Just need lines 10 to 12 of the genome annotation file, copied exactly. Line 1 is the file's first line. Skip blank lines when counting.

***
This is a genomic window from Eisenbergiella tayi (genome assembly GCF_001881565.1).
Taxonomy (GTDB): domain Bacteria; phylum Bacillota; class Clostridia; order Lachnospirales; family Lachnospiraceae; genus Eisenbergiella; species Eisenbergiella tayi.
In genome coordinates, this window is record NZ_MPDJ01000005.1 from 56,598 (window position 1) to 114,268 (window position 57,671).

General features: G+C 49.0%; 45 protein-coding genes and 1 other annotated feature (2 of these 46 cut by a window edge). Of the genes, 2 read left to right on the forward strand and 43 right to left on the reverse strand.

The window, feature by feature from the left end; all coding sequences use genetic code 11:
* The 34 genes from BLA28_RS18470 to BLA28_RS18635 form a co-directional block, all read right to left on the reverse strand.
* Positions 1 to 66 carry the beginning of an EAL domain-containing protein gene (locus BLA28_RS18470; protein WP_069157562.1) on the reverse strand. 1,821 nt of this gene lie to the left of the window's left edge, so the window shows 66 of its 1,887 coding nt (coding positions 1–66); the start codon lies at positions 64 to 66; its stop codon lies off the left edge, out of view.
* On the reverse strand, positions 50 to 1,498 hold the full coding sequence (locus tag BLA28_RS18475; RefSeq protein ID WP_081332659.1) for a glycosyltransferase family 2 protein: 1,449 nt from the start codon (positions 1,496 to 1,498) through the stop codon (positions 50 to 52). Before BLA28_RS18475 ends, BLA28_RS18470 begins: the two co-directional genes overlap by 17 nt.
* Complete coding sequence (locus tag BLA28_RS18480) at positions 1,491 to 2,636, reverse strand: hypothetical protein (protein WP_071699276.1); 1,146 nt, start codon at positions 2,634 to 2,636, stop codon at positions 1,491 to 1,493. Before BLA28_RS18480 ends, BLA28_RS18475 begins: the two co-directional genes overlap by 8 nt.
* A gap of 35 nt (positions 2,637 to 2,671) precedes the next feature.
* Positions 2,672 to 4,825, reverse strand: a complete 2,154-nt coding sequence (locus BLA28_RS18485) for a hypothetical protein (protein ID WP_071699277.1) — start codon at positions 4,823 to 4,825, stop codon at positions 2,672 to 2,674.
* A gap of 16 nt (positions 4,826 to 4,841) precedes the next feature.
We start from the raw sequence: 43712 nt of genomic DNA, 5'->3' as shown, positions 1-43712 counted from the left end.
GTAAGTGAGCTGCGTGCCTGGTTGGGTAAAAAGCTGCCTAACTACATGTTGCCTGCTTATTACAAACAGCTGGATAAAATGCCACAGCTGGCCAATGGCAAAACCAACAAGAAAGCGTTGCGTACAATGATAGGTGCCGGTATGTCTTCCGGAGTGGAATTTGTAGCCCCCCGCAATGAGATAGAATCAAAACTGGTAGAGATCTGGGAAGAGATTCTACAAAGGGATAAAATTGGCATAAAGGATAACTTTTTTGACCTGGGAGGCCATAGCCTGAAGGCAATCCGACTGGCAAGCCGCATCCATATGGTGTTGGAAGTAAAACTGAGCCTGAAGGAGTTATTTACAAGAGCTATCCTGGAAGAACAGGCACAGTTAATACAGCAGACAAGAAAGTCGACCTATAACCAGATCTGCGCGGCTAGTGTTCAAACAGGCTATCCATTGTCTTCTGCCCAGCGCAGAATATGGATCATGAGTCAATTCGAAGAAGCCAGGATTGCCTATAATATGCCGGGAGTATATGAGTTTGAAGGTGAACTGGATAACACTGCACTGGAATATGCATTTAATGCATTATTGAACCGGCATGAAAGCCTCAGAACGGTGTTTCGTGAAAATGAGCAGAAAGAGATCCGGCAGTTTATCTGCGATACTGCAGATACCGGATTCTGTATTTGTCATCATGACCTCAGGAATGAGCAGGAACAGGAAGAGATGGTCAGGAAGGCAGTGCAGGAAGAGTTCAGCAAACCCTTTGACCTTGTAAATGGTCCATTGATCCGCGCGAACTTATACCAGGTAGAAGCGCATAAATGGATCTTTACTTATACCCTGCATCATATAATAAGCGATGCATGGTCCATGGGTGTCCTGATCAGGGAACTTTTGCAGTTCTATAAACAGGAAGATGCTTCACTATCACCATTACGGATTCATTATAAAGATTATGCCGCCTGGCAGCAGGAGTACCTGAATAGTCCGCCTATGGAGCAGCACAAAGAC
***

* A gap of 35 nt (positions 2,637 to 2,671) precedes the next feature.
* Positions 2,672 to 4,825, reverse strand: a complete 2,154-nt coding sequence (locus BLA28_RS18485) for a hypothetical protein (protein ID WP_071699277.1) — start codon at positions 4,823 to 4,825, stop codon at positions 2,672 to 2,674.
* A gap of 16 nt (positions 4,826 to 4,841) precedes the next feature.